Instead, for the past several decades, we have increasingly - and in general hopefully - thought of ourselves as living in the Computer, or Information Age, where information verges not only on being "too cheap to meter" (not for long; people are finding ways to charge for it) but on being ubiquitous, indeed woven into the very fabric of our world. One of the striking things about computers is that somewhere close to 90% of them are never seen. When we think of the computer, we think of this machine next to me or of the desktop, but we don't think about the 170, 180, or 200 computers that are in our automobile engines, in our toasters and television sets, and eventually embedded in the walls around us enabling the room to become "intelligent". One does not have to look far to find assertions that the world is ultimately nothing but information. We see it in learned journals, we see it in science fiction, we see it in comic strips. The claims encompass both the sciences and the humanities, as if they are distinguished only by the specific form of the information that constitutes them. I think the humanities, in particular, run the risk of being absorbed in this informational view of the physical world.

Now I'm far from Adam's eminence as a historian, but I do wrestle with the historical meaning of this transition to information and the information society, and the cultural forces it reflects. And, as Brown and Duguid's book suggests, I am not alone in my concern; they are concerned about it from the point of view of business and large-scale organizations. I do have a peculiar view of it. As I said, I was programming this machine, the Datatron 204. [See illustrations in slide presentation] So what I was programming was not far from the original machines, and it was certainly a far cry from the machine that sits here. One of the things I do when doing the history of computing in my courses and want to make a point about the way society shapes things is to defy people to look at that machine [the Datatron], that roomful of vacuum tubes and look at this ThinkPad, and tell me that somehow the latter is evolutionarily inherent in the former, that you can look at the Datatron and say "I know where that's going. That's going to lead to the ThinkPad." Not on your life!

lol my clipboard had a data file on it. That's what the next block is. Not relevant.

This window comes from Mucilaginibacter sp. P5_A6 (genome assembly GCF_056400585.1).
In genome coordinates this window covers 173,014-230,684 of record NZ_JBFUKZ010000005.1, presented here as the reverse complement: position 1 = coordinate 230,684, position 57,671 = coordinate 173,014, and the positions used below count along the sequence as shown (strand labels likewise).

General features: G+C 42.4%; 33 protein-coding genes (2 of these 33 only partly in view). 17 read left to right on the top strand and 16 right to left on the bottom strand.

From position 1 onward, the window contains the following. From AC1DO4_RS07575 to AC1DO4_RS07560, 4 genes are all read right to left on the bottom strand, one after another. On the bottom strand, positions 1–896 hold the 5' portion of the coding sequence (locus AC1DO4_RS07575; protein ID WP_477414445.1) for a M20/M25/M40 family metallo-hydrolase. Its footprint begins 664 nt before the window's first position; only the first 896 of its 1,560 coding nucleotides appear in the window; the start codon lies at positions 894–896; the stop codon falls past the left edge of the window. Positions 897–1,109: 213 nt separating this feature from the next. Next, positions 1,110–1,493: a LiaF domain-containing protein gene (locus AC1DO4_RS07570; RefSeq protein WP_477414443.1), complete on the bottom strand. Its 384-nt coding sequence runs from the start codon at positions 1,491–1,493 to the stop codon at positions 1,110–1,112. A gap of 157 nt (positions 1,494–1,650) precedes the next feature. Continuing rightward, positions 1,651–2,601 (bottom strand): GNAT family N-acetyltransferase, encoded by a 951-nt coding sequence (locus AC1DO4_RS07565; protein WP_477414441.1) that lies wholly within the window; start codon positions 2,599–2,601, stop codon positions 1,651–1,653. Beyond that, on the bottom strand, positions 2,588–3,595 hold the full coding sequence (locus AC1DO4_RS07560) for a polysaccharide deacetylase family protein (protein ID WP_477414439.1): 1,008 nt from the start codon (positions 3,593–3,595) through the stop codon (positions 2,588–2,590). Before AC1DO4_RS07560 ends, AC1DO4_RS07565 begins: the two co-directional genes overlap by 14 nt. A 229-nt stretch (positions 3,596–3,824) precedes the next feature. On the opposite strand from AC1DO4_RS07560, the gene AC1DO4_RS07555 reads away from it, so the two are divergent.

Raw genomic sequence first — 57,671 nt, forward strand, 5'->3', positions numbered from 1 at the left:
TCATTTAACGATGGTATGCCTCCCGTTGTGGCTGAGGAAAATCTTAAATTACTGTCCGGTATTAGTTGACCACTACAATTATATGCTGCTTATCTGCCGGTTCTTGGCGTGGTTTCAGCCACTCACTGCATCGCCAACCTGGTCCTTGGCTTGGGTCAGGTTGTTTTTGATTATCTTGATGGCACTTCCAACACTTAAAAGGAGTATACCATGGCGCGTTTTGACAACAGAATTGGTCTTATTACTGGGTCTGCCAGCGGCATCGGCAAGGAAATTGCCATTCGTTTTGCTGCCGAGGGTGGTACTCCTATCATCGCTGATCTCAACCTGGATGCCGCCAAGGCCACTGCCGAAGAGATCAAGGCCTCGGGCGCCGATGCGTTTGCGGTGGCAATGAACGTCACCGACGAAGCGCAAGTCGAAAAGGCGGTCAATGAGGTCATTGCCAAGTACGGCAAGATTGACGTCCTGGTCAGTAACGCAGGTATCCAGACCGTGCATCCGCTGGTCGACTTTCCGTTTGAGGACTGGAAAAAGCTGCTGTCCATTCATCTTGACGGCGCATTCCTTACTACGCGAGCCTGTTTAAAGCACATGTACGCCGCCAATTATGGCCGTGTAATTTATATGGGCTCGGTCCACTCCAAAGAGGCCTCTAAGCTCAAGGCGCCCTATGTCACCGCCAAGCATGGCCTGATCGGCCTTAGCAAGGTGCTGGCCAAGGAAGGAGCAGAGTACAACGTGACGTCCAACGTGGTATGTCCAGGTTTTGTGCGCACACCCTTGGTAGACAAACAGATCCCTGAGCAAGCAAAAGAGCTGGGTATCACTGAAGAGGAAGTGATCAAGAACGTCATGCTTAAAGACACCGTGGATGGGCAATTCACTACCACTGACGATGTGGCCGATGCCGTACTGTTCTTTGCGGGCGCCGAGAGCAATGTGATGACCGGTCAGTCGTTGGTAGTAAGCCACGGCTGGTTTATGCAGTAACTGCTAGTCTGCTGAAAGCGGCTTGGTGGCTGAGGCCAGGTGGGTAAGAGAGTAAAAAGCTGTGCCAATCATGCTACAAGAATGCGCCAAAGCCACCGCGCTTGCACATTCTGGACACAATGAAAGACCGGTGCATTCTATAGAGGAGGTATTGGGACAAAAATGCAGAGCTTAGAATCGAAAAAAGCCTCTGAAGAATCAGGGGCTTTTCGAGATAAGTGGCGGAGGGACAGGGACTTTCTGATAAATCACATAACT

So, unimpressed in my first encounter with a computer, I turned down the offer of a permanent position. I didn't become a programmer, much less a computer scientist. I became a historian of science, focusing at first on science in antiquity and the Middle Ages and then moving forward to the 17th century. It was as an historian of science that I came back to the computer in the 1980s and started to study it closely both in itself and as an historical phenomenon. Being a historian with some knowledge of computing had two advantages, one generic, one specific.

 

Generically, it disposed me to look through and beyond the hype that has surrounded computers almost from the beginning. Historians are wary of claims of novelty, and they take a close, critical look at "revolutions" (which really aren't what they used to be). In computing, in particular, there's always a revolution; sometimes, it's a big revolution, sometimes a small one. When you go back five years later to see how the revolution turned out, you find that it has been postponed or canceled owing to technical difficulties. It's not that there is nothing new under the sun. Of course there is. The question is what's new about it. The new can emerge only out of the old, and its novelty can be understood only in that context.(4) Science and technology do not just happen to societies; rather, they reflect what societies want to know about the world and be able to do in it. Inventions arise out of perceived needs and then often wind up being put to other purposes. A lot happens out in what my colleague, Ruth Schwartz Cowan, author of More Work for Mother, calls "consumption junction", where the machines meet the consumer. Owners of Ford's Model T kept turning it into a tractor, until he finally designed one. Edison conceived of the phonograph as a dictation machine for business offices. Users decided that it was a new medium of entertainment, leading Edison into the recording business. As you know, something very similar has happened to the computer.

4. Marx makes the point in Capital: new technologies emerge in the form of the old and only through their use acquire a form suitable to them.